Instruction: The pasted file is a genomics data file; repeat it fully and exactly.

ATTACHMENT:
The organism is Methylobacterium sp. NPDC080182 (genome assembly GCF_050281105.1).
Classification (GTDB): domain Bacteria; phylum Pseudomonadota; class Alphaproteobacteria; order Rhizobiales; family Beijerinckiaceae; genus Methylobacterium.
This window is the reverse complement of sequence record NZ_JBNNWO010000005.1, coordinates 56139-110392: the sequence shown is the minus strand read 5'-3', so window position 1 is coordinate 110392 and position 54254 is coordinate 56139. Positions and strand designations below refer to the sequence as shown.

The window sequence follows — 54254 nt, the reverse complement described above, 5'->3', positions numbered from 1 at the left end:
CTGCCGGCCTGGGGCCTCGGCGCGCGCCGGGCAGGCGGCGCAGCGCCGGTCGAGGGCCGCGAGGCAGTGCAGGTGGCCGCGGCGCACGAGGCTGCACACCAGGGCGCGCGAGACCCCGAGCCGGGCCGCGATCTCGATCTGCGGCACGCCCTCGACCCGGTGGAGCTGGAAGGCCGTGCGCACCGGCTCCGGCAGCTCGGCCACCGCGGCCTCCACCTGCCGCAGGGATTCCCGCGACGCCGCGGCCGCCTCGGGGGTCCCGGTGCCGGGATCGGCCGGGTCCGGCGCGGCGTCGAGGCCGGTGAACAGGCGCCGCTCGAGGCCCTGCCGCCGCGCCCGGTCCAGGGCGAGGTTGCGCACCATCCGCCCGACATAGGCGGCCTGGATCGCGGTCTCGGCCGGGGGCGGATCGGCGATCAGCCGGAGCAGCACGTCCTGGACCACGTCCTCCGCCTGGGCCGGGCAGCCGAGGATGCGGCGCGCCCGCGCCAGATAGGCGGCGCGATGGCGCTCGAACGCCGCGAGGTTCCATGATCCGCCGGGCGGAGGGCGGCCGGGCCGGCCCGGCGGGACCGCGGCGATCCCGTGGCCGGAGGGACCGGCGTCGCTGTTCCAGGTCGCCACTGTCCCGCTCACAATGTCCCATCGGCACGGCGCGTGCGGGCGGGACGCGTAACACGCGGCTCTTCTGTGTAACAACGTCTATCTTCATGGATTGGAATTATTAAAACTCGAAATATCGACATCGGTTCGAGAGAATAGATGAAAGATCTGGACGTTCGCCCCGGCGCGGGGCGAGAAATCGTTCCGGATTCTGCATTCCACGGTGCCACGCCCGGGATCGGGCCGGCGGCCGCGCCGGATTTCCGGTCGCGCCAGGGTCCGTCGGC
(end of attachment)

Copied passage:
The organism is Methylobacterium sp. NPDC080182 (genome assembly GCF_050281105.1).
Classification (GTDB): domain Bacteria; phylum Pseudomonadota; class Alphaproteobacteria; order Rhizobiales; family Beijerinckiaceae; genus Methylobacterium.
This window is the reverse complement of sequence record NZ_JBNNWO010000005.1, coordinates 56139-110392: the sequence shown is the minus strand read 5'-3', so window position 1 is coordinate 110392 and position 54254 is coordinate 56139. Positions and strand designations below refer to the sequence as shown.

The window sequence follows — 54254 nt, the reverse complement described above, 5'->3', positions numbered from 1 at the left end:
CTGCCGGCCTGGGGCCTCGGCGCGCGCCGGGCAGGCGGCGCAGCGCCGGTCGAGGGCCGCGAGGCAGTGCAGGTGGCCGCGGCGCACGAGGCTGCACACCAGGGCGCGCGAGACCCCGAGCCGGGCCGCGATCTCGATCTGCGGCACGCCCTCGACCCGGTGGAGCTGGAAGGCCGTGCGCACCGGCTCCGGCAGCTCGGCCACCGCGGCCTCCACCTGCCGCAGGGATTCCCGCGACGCCGCGGCCGCCTCGGGGGTCCCGGTGCCGGGATCGGCCGGGTCCGGCGCGGCGTCGAGGCCGGTGAACAGGCGCCGCTCGAGGCCCTGCCGCCGCGCCCGGTCCAGGGCGAGGTTGCGCACCATCCGCCCGACATAGGCGGCCTGGATCGCGGTCTCGGCCGGGGGCGGATCGGCGATCAGCCGGAGCAGCACGTCCTGGACCACGTCCTCCGCCTGGGCCGGGCAGCCGAGGATGCGGCGCGCCCGCGCCAGATAGGCGGCGCGATGGCGCTCGAACGCCGCGAGGTTCCATGATCCGCCGGGCGGAGGGCGGCCGGGCCGGCCCGGCGGGACCGCGGCGATCCCGTGGCCGGAGGGACCGGCGTCGCTGTTCCAGGTCGCCACTGTCCCGCTCACAATGTCCCATCGGCACGGCGCGTGCGGGCGGGACGCGTAACACGCGGCTCTTCTGTGTAACAACGTCTATCTTCATGGATTGGAATTATTAAAACTCGAAATATCGACATCGGTTCGAGAGAATAGATGAAAGATCTGGACGTTCGCCCCGGCGCGGGGCGAGAAATCGTTCCGGATTCTGCATTCCACGGTGCCACGCCCGGGATCGGGCCGGCGGCCGCGCCGGATTTCCGGTCGCGCCAGGGTCCGTCGGC